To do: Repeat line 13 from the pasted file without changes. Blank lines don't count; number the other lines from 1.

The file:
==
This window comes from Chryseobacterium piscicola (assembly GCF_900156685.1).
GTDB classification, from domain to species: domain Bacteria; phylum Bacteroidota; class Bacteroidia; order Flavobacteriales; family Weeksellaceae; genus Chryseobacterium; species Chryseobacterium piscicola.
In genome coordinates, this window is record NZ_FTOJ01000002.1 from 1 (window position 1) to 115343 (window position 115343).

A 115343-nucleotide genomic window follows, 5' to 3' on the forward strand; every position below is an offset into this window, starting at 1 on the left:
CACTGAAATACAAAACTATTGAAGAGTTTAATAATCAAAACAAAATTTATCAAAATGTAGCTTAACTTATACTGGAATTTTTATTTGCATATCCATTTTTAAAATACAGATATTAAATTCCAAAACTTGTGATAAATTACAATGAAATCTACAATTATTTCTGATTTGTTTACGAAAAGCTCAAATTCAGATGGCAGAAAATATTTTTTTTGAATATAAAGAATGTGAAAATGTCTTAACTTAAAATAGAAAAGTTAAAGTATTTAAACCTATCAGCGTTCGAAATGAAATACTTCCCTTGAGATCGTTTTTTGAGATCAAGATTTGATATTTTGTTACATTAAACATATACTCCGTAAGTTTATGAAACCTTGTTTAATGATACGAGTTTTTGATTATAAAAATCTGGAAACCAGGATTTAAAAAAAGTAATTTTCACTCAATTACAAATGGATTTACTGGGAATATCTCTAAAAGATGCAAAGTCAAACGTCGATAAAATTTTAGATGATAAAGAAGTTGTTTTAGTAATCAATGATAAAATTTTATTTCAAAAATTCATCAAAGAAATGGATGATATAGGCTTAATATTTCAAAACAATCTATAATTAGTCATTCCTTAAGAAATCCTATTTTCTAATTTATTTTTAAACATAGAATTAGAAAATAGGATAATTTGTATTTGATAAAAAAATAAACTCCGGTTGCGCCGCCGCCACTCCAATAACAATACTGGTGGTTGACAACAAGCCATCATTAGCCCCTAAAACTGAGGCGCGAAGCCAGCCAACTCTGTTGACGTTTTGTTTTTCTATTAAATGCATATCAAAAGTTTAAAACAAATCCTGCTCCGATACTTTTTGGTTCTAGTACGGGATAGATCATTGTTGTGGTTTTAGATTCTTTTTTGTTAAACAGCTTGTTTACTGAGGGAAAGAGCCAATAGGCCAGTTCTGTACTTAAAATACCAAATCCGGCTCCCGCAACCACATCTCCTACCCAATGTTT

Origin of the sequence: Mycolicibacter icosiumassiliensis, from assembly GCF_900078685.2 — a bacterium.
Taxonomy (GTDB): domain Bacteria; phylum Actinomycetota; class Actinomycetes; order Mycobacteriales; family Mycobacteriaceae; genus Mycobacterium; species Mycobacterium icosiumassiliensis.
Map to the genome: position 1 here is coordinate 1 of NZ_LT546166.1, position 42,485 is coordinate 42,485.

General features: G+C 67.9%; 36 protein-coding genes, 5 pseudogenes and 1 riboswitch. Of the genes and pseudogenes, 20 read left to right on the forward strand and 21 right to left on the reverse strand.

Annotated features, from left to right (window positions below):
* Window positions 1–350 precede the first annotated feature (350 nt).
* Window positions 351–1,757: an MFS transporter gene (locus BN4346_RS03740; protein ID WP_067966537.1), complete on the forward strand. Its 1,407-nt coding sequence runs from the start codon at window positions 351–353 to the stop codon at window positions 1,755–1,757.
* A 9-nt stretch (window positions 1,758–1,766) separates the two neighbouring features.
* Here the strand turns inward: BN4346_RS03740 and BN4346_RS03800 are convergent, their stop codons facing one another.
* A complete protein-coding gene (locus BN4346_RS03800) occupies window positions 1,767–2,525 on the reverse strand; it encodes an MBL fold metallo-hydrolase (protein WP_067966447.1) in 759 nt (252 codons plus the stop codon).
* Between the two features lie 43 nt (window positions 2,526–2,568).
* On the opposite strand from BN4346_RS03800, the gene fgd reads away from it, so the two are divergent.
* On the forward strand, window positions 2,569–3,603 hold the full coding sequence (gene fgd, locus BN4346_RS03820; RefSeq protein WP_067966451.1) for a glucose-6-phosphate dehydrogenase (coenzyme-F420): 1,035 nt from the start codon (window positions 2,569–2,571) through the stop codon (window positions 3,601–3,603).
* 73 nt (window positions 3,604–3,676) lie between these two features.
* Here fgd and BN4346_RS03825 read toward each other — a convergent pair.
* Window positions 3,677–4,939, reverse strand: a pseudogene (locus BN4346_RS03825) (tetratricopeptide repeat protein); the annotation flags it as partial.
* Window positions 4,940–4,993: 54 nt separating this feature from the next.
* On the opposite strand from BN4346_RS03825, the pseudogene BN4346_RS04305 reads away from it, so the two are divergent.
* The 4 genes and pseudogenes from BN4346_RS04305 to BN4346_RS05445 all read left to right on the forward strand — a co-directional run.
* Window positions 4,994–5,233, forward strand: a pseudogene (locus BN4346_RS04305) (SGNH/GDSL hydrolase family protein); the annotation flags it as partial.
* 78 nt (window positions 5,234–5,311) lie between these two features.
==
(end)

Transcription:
* A 9-nt stretch (window positions 1,758–1,766) separates the two neighbouring features.